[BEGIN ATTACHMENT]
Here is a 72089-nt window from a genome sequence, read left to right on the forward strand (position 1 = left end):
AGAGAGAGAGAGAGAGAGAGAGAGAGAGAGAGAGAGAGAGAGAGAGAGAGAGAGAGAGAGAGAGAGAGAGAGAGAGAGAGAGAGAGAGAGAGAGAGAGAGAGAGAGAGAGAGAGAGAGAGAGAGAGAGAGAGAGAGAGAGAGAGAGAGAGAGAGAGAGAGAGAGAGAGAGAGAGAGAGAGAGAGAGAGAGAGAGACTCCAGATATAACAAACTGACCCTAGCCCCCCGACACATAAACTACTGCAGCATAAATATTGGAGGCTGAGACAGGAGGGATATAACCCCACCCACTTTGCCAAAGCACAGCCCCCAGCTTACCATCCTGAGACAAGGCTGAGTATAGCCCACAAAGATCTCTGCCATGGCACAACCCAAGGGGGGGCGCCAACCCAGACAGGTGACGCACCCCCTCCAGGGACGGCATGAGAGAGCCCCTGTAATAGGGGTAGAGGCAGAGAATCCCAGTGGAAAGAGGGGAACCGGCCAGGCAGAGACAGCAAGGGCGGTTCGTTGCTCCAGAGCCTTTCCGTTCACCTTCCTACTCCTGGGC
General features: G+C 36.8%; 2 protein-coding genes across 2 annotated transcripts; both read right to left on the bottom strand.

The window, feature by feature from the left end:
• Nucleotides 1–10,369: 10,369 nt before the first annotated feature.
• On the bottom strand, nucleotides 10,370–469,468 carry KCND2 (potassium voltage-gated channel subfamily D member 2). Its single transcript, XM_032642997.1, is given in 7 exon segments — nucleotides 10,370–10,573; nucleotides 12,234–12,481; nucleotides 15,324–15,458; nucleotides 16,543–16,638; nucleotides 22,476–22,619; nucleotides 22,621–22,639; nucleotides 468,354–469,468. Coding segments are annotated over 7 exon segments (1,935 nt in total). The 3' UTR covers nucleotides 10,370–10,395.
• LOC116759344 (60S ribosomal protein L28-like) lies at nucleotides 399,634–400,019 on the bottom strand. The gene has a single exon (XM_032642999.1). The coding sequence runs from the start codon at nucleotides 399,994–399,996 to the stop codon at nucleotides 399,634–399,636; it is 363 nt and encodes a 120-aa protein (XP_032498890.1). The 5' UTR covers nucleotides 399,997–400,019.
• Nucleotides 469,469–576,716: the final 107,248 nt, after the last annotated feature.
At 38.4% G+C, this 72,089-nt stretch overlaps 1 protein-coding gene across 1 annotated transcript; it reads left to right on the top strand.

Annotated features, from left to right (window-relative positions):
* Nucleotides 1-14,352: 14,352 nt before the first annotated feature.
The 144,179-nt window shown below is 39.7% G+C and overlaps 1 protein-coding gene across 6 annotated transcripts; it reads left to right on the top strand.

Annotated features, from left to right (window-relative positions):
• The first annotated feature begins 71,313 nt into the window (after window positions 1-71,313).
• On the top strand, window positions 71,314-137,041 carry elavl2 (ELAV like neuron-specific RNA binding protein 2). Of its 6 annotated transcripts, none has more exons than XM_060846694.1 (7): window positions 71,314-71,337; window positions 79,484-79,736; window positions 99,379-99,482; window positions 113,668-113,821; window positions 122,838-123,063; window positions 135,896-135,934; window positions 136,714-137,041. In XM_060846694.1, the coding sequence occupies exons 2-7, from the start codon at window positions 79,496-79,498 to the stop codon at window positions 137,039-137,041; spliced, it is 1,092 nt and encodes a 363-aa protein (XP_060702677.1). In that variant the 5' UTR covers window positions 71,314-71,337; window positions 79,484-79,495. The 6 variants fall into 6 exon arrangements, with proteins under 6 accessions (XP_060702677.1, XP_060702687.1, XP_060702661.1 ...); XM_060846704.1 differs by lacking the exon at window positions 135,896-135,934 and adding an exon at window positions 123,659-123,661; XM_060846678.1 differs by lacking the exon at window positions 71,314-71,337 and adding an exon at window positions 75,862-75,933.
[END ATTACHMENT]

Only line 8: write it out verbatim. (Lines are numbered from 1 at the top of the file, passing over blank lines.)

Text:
• Nucleotides 469,469–576,716: the final 107,248 nt, after the last annotated feature.